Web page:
"No, Finch," she insisted, "I can't let you go home by yourself. We'll get a few of your things and you can stay in my spare bedroom."
He smiled at nothing in particular. "Will you let all my porcelain cats come live with you too?"
Maya laughed as she opened her car door and helped Dennis into the front seat. "We'll worry about your porcelain cats later."
Dennis emerged from the car wearing a knapsack and holding an equally large canvas bag and his cane in one hand. He flinched a little at the feel of someone taking his free hand and made a sort of squeak he wished he could take back.
"Relax, Finch," Maya said. "Just let me show you to your room."
She hoped he wouldn't notice that she was starting to get a funny sensation just by holding his hand. What is with me today?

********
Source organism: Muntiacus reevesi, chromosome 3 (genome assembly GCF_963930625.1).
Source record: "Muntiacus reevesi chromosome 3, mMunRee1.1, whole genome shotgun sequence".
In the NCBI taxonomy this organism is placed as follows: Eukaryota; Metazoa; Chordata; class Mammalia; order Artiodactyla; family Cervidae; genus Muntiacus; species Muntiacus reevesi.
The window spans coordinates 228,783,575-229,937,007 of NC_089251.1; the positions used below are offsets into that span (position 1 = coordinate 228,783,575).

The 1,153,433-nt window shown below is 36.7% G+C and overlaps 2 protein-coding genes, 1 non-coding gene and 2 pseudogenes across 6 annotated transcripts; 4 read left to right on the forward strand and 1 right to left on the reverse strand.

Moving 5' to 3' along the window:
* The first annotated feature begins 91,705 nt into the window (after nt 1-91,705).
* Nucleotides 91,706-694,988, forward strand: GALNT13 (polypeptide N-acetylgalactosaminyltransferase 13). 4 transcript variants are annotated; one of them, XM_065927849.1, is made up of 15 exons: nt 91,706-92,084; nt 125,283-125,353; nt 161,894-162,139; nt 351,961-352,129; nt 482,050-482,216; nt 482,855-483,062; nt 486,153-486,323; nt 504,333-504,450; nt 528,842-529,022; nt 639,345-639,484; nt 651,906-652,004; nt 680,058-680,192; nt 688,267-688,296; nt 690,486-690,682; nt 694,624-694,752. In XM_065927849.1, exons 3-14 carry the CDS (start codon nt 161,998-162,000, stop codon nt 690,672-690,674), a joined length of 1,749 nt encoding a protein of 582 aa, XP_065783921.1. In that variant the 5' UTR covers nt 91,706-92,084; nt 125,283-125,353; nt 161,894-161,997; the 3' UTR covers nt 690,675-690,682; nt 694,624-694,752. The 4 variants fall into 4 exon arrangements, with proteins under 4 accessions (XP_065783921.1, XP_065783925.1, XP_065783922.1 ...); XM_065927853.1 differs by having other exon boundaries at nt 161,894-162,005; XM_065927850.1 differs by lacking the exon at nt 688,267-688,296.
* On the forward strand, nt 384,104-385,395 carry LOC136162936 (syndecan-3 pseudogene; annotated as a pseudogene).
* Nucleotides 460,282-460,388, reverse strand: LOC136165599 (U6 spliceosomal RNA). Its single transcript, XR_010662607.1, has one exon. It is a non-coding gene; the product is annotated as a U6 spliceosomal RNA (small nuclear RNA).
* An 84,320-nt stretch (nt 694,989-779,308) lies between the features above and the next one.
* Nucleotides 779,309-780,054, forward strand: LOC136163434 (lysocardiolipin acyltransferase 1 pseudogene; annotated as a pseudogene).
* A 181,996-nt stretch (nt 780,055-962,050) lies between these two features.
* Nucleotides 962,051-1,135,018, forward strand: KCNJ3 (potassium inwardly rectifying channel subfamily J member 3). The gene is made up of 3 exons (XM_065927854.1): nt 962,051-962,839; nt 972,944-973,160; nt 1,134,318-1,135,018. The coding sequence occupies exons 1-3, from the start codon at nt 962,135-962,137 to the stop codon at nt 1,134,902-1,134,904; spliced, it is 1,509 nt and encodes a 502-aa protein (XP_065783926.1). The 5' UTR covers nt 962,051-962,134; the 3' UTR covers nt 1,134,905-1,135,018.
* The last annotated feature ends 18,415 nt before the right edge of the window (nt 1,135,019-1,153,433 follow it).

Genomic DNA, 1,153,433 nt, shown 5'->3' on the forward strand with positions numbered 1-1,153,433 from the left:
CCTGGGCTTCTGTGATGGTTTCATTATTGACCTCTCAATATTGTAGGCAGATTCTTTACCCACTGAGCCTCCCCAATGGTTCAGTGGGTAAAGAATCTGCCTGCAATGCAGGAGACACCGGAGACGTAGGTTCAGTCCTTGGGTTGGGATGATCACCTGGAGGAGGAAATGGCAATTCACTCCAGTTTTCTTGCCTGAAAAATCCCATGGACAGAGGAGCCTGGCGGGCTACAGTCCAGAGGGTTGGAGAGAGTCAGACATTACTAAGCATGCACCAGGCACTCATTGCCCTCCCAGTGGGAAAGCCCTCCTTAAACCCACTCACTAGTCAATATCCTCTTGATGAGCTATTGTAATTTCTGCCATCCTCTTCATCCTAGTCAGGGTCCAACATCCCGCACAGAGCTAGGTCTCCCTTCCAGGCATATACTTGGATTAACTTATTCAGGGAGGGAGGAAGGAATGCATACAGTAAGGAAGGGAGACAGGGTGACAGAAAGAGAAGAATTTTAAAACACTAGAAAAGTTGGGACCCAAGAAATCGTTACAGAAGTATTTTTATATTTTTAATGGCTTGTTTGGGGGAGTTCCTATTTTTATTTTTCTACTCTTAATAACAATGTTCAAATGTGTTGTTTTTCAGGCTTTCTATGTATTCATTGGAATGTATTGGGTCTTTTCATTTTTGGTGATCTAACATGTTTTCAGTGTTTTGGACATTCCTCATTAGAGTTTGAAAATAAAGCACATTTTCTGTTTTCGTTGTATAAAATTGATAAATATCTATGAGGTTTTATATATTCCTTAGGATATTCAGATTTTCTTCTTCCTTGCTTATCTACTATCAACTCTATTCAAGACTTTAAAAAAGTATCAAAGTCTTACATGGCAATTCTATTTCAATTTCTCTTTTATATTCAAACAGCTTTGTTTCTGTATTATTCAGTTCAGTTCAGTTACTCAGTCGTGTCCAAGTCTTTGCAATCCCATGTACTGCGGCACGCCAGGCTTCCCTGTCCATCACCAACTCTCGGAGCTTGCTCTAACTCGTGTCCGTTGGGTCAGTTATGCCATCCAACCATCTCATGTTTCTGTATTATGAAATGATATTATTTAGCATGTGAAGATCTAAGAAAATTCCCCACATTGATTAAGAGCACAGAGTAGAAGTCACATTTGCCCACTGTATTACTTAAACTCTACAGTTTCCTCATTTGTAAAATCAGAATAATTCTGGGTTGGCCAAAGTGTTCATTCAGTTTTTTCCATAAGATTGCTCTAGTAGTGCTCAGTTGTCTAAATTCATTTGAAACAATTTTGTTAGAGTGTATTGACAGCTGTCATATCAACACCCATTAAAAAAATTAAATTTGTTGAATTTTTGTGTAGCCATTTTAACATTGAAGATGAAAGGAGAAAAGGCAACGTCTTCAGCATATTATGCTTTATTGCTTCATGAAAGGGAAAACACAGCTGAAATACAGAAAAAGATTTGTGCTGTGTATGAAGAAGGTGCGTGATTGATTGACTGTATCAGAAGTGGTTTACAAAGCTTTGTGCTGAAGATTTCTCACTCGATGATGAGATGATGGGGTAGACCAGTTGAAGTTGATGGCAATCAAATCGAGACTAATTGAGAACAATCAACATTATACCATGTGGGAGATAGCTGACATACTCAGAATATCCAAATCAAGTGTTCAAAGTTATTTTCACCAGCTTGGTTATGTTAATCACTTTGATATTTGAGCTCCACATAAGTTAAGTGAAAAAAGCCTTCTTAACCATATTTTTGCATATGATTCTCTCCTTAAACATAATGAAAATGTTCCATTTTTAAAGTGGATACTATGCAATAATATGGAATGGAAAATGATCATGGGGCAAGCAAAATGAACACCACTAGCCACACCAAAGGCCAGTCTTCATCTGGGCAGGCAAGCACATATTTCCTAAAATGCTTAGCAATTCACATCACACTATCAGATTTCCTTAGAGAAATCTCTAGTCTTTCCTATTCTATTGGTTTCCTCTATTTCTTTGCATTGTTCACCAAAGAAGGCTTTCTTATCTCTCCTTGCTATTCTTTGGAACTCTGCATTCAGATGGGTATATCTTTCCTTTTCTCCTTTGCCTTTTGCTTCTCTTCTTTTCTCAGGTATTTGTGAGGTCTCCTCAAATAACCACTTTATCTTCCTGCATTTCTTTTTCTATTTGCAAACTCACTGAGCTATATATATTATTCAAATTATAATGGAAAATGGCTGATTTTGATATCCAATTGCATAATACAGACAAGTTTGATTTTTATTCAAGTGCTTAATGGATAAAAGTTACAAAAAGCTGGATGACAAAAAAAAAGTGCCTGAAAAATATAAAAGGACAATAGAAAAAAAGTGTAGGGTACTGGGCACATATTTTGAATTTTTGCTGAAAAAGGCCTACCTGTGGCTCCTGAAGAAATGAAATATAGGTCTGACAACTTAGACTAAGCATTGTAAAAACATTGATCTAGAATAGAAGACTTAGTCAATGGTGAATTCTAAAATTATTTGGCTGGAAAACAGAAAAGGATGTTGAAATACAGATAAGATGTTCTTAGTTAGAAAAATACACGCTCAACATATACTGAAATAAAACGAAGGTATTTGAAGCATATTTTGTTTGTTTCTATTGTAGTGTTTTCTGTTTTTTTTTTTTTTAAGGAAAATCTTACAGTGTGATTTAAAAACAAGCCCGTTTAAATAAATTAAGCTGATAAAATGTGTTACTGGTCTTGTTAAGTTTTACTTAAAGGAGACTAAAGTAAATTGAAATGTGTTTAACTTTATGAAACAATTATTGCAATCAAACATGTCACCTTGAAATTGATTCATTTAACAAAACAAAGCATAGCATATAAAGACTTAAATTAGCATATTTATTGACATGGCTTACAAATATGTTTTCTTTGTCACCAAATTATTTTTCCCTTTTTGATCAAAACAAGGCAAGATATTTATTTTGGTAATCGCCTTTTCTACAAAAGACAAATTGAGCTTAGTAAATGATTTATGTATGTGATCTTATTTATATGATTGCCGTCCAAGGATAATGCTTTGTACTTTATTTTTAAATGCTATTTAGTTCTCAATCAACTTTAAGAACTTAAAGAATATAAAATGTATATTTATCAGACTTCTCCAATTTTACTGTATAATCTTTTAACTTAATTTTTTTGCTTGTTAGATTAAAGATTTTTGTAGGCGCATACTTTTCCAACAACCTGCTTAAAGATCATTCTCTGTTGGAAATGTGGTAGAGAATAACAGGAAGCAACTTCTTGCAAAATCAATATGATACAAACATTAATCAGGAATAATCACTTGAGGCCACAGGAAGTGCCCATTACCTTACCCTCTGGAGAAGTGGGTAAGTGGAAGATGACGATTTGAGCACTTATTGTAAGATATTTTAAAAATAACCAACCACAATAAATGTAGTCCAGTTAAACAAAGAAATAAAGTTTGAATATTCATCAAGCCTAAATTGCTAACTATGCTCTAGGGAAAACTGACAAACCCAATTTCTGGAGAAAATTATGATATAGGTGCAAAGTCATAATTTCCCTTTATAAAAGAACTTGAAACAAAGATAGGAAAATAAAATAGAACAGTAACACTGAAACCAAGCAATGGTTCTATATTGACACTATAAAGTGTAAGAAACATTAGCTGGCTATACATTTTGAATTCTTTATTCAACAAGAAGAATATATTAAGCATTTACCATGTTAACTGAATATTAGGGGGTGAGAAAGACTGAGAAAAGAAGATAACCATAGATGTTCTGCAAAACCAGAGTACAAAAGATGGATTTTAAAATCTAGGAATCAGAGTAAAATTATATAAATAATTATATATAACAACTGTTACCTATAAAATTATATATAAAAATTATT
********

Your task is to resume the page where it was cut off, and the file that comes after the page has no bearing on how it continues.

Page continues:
Stepping in, Dennis detected the scent of polished wood mingling with tea leaves. He could visualize in his head what her apartment would have looked like -- probably decked out in earthy tones, like maroon and dark green, and it would make you feel right at home. Just like Maya.
Once they'd reached his bedroom, she began to unpack his things for him, one particular item catching her eye as she unzipped the canvas bag. "You have a blow-dryer, Finch?"
"Well, do you think my hair gets all smooth and shiny on its own?"
She giggled and continued unpacking, now handling folded pajamas in the different colors of the rainbow. She examined one of them more closely. It was purple, with the word
"Monday" embroidered on the sleeve. "Oh my God," she laughed, "Days-of-the-Week pajamas?"